Hi All,

So I am back again after some gap. This post will describe the solutions to the two puzzle that I posed as part of my prequel post "Necklace Theorem". For the sake of clarity I am copying the puzzles again over here.

1) Given a point set of size n in 2D, prove that there would exist a pair of orthogonal lines which would divide the point set in such a way that in each quadrant number of points are at most n/4.

As shown in the figure on the left, let us consider a baseline B. The circle represent the point set we are interested in. Refer to the prequel of this post and convince yourself that it is possible to have a line in any given direction which divides the point set into two equal half. Hence, it is also possible to have two orthogonal lines both of which will divide the point set into two equal half. ( When I say, two equal half, I mean that division in two portion satisfying the constraint "less or equals n/2" ). As both p and q divides the point set into two equal half, the region which is captured on top-left and bottom-right will be equal ( call it x, or to be more precise "less or equal x" ). Similarly, tom-right and bottom-left would be equal ( call it y). Let us have a function f(x,y) = (x-y) = v. By rotating p and q , 90 degrees we will have function value exactly negative, as x and y would swap their places. From intermediate value theorem we can argue that there will be a configuration where x = y = n/4.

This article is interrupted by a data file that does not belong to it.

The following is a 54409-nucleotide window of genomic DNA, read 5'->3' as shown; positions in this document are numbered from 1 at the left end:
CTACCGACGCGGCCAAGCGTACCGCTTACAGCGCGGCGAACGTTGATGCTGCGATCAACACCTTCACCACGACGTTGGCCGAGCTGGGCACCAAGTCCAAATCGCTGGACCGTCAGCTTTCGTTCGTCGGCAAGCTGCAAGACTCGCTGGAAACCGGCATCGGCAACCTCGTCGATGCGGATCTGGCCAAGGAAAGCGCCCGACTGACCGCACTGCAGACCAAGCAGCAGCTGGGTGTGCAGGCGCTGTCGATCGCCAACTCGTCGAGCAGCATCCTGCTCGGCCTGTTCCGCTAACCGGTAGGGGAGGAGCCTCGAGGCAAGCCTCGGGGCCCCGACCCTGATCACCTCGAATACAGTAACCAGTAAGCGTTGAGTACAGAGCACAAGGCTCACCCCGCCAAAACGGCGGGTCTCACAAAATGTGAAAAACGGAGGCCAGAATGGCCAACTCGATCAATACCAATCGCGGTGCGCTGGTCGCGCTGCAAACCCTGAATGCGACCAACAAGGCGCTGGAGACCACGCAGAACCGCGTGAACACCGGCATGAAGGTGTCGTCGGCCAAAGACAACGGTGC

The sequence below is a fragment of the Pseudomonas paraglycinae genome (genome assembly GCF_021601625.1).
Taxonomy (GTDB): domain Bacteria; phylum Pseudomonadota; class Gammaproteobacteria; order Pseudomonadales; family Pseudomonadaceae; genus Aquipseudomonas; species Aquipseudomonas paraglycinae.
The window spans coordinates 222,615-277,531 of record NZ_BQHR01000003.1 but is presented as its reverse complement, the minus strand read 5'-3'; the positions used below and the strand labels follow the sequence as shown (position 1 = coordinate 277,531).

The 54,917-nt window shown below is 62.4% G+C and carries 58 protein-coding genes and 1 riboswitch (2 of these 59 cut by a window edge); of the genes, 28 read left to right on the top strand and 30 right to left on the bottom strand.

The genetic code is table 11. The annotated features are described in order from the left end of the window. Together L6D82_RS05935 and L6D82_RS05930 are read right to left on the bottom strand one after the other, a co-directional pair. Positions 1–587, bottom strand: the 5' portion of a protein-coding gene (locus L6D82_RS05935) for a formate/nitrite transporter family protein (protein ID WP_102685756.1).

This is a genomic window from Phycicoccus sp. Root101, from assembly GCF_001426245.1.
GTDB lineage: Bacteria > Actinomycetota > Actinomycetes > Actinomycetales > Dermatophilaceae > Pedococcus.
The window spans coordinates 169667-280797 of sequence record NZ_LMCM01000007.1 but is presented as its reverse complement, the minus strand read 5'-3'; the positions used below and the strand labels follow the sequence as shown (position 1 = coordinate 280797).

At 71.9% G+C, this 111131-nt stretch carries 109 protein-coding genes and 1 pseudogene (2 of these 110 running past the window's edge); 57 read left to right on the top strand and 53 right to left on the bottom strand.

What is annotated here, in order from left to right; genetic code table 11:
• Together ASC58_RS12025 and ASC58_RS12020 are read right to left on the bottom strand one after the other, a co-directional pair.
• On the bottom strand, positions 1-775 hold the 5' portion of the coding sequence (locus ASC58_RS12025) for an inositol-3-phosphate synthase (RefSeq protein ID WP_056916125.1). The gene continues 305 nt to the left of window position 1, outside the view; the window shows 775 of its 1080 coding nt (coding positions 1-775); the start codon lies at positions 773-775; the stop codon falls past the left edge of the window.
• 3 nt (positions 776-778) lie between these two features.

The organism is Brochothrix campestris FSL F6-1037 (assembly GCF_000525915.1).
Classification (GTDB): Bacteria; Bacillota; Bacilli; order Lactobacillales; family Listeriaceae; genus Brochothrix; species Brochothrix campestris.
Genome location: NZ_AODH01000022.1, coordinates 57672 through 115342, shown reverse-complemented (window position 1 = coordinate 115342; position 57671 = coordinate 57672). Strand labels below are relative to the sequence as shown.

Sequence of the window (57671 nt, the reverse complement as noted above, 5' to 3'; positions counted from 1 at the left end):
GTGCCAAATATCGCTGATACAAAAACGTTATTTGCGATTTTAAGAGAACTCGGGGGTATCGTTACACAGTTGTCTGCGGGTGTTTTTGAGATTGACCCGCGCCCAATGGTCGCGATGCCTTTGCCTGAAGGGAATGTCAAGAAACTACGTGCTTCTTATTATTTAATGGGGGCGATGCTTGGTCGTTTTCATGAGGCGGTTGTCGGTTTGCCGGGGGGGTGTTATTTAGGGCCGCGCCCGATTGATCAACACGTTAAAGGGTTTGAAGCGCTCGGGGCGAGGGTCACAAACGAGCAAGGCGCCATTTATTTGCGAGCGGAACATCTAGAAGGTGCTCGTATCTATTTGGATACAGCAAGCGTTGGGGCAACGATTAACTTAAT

2) Given a point set of size n in 2D, prove that there would exist 3 concurrent lines which would divide the point set in such a way that in each segment the number of points are at most n/6.

With respect to the baseline B, we can have two lines p and q, each dividing the point set into equal half and region trapped as shown in figure would be equal to n/6 on each side. ( n/6 is written outside the circle to make it readable ). Now, as shown in the prequel post, we can have a line r which will divide the two point sets ( each of size n/3 ) into two equal half. This line r need not be concurrent with p and q. Let the triangle trapped between these three lines is equal to A. As we rotate this configuration 180 degree the area will become -A. Again, from intermediate value theorem we can state that area will be 0 at some configuration making r concurrent to p and q. Thus, each segment will have size n/6.

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